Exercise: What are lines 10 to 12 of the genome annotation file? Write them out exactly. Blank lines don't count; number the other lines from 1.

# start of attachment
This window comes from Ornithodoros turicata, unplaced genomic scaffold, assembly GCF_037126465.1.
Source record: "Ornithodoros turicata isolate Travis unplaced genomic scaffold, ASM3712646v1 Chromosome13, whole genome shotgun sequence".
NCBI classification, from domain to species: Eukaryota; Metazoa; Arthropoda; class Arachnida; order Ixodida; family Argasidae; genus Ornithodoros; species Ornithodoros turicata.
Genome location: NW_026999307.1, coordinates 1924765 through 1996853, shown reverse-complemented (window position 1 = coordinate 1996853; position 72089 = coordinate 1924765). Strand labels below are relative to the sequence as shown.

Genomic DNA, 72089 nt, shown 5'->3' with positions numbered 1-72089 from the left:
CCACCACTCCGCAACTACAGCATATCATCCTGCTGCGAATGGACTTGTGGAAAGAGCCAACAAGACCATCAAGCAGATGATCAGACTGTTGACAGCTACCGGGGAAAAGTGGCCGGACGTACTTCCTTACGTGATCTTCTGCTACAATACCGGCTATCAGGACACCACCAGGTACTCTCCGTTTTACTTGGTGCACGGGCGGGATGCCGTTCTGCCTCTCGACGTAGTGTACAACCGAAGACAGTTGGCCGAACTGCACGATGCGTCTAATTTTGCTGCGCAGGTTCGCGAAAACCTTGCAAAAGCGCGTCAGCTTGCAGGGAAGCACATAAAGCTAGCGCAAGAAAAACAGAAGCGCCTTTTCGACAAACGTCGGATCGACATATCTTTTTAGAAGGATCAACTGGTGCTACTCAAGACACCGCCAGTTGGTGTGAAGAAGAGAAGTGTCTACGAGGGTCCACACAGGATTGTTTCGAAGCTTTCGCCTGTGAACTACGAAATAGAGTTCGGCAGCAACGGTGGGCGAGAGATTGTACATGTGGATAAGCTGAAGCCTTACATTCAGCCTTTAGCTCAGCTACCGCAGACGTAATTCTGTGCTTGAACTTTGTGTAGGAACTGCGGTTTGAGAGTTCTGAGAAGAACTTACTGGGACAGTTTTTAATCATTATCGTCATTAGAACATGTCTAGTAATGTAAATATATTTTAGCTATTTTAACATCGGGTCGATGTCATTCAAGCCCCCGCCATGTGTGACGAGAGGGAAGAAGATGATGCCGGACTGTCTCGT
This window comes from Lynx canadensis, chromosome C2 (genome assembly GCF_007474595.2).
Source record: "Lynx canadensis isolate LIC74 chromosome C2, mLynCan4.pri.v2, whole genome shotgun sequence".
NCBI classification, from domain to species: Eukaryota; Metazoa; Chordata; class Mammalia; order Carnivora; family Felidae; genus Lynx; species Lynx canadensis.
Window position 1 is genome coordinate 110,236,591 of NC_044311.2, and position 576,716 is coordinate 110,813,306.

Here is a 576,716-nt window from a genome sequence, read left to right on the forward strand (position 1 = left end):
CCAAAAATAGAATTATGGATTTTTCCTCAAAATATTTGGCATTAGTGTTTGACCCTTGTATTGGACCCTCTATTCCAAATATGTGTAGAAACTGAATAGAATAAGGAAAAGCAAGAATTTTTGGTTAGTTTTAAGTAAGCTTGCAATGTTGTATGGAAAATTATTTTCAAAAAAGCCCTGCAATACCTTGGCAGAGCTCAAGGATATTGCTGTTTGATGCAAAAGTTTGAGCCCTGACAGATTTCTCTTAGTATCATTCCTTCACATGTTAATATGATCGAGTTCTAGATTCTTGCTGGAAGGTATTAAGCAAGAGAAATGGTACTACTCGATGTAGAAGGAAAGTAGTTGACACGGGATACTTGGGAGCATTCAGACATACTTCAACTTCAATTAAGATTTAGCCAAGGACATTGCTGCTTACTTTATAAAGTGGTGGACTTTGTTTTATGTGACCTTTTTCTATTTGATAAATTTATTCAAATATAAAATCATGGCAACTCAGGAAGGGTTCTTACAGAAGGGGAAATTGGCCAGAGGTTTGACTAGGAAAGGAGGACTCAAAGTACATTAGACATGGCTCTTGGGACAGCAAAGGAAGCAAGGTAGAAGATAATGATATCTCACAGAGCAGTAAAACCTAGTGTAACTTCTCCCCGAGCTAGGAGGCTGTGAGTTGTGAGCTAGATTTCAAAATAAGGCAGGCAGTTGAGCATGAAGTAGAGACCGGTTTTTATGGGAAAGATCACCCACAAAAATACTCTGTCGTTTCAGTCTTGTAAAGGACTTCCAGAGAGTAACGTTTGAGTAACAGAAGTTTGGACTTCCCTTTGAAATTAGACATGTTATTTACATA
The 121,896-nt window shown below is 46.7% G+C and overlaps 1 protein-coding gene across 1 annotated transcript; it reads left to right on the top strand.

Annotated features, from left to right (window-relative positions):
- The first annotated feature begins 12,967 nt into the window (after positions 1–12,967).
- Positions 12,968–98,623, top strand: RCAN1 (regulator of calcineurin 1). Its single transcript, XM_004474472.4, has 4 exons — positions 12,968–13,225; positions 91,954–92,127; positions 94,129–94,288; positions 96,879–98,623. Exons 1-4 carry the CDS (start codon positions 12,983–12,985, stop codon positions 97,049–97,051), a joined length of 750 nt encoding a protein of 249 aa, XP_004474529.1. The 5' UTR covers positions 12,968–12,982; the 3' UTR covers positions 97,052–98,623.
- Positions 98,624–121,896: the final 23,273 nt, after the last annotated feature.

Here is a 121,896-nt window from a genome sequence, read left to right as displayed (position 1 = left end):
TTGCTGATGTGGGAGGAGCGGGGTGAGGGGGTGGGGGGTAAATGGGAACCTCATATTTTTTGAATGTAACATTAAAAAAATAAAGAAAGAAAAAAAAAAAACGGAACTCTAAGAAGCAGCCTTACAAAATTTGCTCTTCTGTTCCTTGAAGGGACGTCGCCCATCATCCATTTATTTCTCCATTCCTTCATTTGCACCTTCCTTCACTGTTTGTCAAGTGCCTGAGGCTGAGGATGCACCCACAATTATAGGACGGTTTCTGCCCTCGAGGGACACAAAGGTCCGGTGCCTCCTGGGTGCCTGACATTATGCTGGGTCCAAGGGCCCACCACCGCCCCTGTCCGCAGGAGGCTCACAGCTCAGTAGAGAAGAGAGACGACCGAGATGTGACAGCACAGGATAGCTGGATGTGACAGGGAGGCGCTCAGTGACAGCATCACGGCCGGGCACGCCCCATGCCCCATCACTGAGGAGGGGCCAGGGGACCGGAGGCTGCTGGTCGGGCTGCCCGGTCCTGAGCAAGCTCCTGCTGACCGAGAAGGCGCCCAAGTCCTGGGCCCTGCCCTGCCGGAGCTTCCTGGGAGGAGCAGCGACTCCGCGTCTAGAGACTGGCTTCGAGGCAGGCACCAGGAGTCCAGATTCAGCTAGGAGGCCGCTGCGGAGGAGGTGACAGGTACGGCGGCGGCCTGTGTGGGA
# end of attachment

Window position 1 is genome coordinate 110,236,591 of NC_044311.2, and position 576,716 is coordinate 110,813,306.

Here is a 576,716-nt window from a genome sequence, read left to right on the forward strand (position 1 = left end):
CCAAAAATAGAATTATGGATTTTTCCTCAAAATATTTGGCATTAGTGTTTGACCCTTGTATTGGACCCTCTATTCCAAATATGTGTAGAAACTGAATAGAATAAGGAAAAGCAAGAATTTTTGGTTAGTTTTAAGTAAGCTTGCAATGTTGTATGGAAAATTATTTTCAAAAAAGCCCTGCAATACCTTGGCAGAGCTCAAGGATATTGCTGTTTGATGCAAAAGTTTGAGCCCTGACAGATTTCTCTTAGTATCATTCCTTCACATGTTAATATGATCGAGTTCTAGATTCTTGCTGGAAGGTATTAAGCAAGAGAAATGGTACTACTCGATGTAGAAGGAAAGTAGTTGACACGGGATACTTGGGAGCATTCAGACATACTTCAACTTCAATTAAGATTTAGCCAAGGACATTGCTGCTTACTTTATAAAGTGGTGGACTTTGTTTTATGTGACCTTTTTCTATTTGATAAATTTATTCAAATATAAAATCATGGCAACTCAGGAAGGGTTCTTACAGAAGGGGAAATTGGCCAGAGGTTTGACTAGGAAAGGAGGACTCAAAGTACATTAGACATGGCTCTTGGGACAGCAAAGGAAGCAAGGTAGAAGATAATGATATCTCACAGAGCAGTAAAACCTAGTGTAACTTCTCCCCGAGCTAGGAGGCTGTGAGTTGTGAGCTAGATTTCAAAATAAGGCAGGCAGTTGAGCATGAAGTAGAGACCGGTTTTTATGGGAAAGATCACCCACAAAAATACTCTGTCGTTTCAGTCTTGTAAAGGACTTCCAGAGAGTAACGTTTGAGTAACAGAAGTTTGGACTTCCCTTTGAAATTAGACATGTTATTTACATA